Friday, December 15, 2017
The Maryland Court of Appeals has reprimanded an attorney
A reprimand is the appropriate sanction when an attorney appointed as the personal representative of an estate impulsively sold for $500 a tractor worth $10,000 stored by one of the beneficiaries of the estate on property owned by the estate without first ascertaining the ownership or approximate value of the tractor and, even though promptly informed of the tractor’s ownership and value, failed to rectify his error because of the attorney’s antipathy to the tractor’s owner. MLRPC 1.1, 1.3, 8.4(a) & (d).
No one who has practiced law for any appreciable time can claim to have never made a mistake in that practice. A mistake in the practice of law is not necessarily professional misconduct. However, once aware of a mistake that harms another and given the opportunity to mitigate it, a lawyer who decides to do nothing may be guilty of misconduct.
Respondent Benjamin Woolery was appointed as personal representative for an estate that had a single asset – real property that had served as the decedent’s home. There were five heirs – adult children of the decedent – with different ideas as to how to dispose of that property. In handling this difficult estate, Mr. Woolery made a mistake. In preparing the property for sale, he came upon a tractor that had been stored there by one of the adult children. Without determining the tractor’s ownership or value, he impulsively sold it to an individual who happened to be present for what turned out to be a small fraction of the tractor’s actual value.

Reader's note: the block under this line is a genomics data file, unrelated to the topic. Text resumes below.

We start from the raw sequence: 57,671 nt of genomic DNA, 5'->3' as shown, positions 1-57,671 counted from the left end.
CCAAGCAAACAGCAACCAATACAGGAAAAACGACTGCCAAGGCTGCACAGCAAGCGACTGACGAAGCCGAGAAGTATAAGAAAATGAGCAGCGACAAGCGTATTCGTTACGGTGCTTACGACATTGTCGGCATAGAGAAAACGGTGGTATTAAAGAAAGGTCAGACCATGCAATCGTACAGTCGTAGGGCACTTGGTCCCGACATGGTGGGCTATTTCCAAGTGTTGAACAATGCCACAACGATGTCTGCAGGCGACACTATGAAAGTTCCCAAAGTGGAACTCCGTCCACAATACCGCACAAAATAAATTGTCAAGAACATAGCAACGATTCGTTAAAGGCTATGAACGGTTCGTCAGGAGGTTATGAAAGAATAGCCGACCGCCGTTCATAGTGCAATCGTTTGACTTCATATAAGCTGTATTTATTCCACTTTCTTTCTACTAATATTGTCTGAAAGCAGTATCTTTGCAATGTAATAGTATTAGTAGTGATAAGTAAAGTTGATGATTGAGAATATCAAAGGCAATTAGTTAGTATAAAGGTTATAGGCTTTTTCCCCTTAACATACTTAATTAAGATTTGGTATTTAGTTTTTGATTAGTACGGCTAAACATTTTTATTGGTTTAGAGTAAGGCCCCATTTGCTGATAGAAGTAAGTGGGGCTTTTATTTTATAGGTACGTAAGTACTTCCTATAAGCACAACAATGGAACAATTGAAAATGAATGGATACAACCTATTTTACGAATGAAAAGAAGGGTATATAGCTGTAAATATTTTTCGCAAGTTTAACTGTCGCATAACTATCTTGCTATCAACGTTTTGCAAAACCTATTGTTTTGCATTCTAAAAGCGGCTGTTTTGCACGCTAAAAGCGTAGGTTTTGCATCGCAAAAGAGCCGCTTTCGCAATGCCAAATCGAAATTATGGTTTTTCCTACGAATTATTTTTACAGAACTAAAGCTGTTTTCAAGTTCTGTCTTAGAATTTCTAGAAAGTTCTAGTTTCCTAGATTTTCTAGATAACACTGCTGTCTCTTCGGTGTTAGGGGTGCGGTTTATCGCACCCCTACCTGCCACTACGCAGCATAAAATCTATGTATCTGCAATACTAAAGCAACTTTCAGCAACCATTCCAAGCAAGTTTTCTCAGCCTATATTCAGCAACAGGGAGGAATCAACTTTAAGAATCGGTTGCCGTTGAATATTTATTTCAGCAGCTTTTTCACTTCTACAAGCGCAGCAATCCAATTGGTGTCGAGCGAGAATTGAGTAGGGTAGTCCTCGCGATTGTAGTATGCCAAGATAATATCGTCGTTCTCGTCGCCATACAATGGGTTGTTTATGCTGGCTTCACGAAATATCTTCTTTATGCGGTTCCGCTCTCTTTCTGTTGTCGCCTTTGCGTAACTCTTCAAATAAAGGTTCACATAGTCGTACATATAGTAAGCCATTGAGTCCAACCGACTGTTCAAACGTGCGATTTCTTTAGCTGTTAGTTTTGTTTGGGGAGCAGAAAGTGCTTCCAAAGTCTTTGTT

Shortly thereafter, Mr. Woolery became aware of his mistake. Mr. Woolery was promptly informed of the ownership and value of the tractor. Given the opportunity to remedy the situation, Mr. Woolery chose not to do so, apparently out of personal animus toward its owner. We hold that the choice that Mr. Woolery made was misconduct that merits a reprimand.
This was apparently Mr. Woolery’s first offense in the nearly 30 years he has now practiced law. While hostility toward Thomas Chambers may have motivated some of Mr. Woolery’s conduct, the hearing judge found that Mr. Woolery did not otherwise act with a selfish or pecuniary motive. Moreover, as the hearing judge found, aside from his improper handling of the tractor and backhoe, Mr. Woolery reasonably performed his duties for the estate, despite its difficulties. Given all of this, in light of the hearing judge’s findings as to Mr. Woolery’s reputation and character, we have no reason to believe that his misconduct in this case is indicative of a pattern of past misconduct or predictive of future violations. Accordingly, we reprimand Mr. Woolery.